Continuing protests related to racial justice are creating concerns around the country. How far will the protests go? What will it take to move beyond them?
Questions like these imply fear and a desire to look past underlying reasons for protest. Neither fear nor dismissing reasons for protest is a suitable response.
The simple fact is, protests are here, and they are unlikely to stop. Our posture toward them should be more curious and hopeful than fearful and dismissive.
We ought to be asking, “Where do we want to go from here?”
A question that seems to go nowhere
Notice, the question is not, “Where should we go from here?”
“Should” is a moral term. Moral terms do not always translate into action—positive or negative.
For example, back in the days of going out to eat after church, our heads nodded—either in assent or sleep—when the preacher told us how a Christian should be kind to people. Then, we swarmed local restaurants, berated the wait staff for their less-than-perfect service and short-changed their tips.
Sure, we know how we should live and where situations should end up, but that doesn’t mean we’re going to live thatway or bring about that kind of future.
Talking about what protesters should do, what they should be thankful for, the respect they should have is not leading to a positive outcome. Instead, it is dividing and entrenching us.
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The question we ought to be asking—ah, the irony—the question we ought to be asking is, “Where do we want to go from here?”
Parsing “should” and “want”
Framing the problem of protests (1) as a problem and (2) in moral terms of “should” and “ought” does not open us to curiosity—to wanting to know more about others. When we know what a person should do, we don’t care anything about why that person isn’t doing whatever it is he or she should do.
Likewise, we base our idea of what that other person should do based on our experience of the world. Perhaps in our experience of the world, police officers don’t pull guns on us. And so, we can’t, don’t or won’t believe a police officer would pull a gun on someone else—even a child—unless that person was a criminal.
Because the world so often works the way we want it to work, we want it to stay that way. But what if we had experiences in the world that generated enough trauma, fear and anger that we wanted the world to work differently, because we thought the world should be different?
The worst experience I have had with a police officer was when a state trooper in New Mexico angrily told me to get out of my vehicle. I couldn’t understand how it was physically possible for me to be traveling the speed he said I was traveling, and he didn’t like my questioning him. I thought I was going to jail, but not once was I afraid he was going to hurt me.
In fact, no one in my family, neighborhood, school or church ever described being afraid a police officer was going to beat them or kill them.
The vast majority of my experiences with police officers have been positive. One reason for that is because the majority of police officers are good people doing their best to enforce the law justly.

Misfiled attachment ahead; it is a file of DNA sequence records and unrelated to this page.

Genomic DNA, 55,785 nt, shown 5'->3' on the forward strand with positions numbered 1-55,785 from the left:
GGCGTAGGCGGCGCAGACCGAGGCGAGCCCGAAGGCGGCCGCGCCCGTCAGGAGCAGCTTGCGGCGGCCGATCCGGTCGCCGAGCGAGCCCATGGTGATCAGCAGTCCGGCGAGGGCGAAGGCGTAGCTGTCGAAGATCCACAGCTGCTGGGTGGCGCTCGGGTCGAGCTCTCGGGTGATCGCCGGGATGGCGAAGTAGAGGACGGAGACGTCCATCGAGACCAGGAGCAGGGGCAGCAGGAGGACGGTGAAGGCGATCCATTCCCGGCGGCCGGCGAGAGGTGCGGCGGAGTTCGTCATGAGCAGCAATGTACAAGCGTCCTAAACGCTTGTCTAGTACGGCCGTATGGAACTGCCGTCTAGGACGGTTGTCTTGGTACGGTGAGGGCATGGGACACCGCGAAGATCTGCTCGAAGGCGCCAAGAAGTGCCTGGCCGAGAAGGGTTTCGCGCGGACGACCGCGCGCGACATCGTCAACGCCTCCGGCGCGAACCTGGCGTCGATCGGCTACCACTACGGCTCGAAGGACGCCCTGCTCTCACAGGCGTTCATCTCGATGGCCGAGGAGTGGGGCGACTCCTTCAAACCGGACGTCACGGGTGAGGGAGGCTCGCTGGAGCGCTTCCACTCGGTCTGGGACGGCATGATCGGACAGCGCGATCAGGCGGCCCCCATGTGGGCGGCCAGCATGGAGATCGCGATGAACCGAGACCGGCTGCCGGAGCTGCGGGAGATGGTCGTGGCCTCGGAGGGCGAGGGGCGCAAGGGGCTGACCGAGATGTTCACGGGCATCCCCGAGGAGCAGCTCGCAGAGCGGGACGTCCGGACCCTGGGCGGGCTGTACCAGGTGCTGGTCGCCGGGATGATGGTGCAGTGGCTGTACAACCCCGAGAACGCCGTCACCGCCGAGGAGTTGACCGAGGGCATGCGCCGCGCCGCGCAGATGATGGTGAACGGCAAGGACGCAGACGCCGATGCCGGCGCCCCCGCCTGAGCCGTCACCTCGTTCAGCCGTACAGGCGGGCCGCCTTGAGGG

Now, we not only are hearing about fear of police, but we are seeing reasons for this fear. And it’s not because “bad apples” just joined the police force. We are hearing that some families, neighborhoods, schools and churches do have people—going back generations—who have had at least one traumatic experience with a police officer.
If we are in the second community and not the first, where would we want to go from here?
Directions to go from here
If we are going to move beyond where we are now, our present focus needs to be on want, not should. Should will leave us asleep on the pew, dreaming about what we want after the service. When we wake up, we will go where we want to go, not necessarily where we should go.
From here, we can go backward, nowhere or forward.
Some people do want to go backward. Some want the return of Jim Crow laws; some even want the return of legalized slavery. They wouldn’t call that “backward,” but going back there will lead us right back to the conditions that give rise to protest.
Many people just want things to stay as they are, just to leave well enough alone. Don’t rock the boat; don’t cause trouble. Just be grateful for the repeal of slavery and Jim Crow and the passing of the Thirteenth, Fourteenth and Fifteenth Amendments.
But maintaining the status quo will leave us stuck in the conditions that give rise to protest. Even worse, staying where we are now will leave us stuck, not in the conditions for protest, but in the state of protest.
No, we cannot stay here. We have to go somewhere from here.
A desired future
Telling the protesters they should stop and the police that they should behave is answering the wrong question. The question is one of desire, that thing we will work toward.
Do we want a future free of protest? Do we want a future free of fear and brutality? Do we want both? Or something else?
Christians nod their heads when the preacher tells them about the kingdom of God. They nod their heads when the preacher tells them there won’t be any more death or pain or crying there.
We all agree we should want to go there.
But I wonder if we want that future enough to live as people of that kingdom here and now.
Eric Black is the executive director, publisher and editor of the Baptist Standard. He can be reached at firstname.lastname@example.org or on Twitter at @EricBlackBSP. The views expressed are those solely of the author.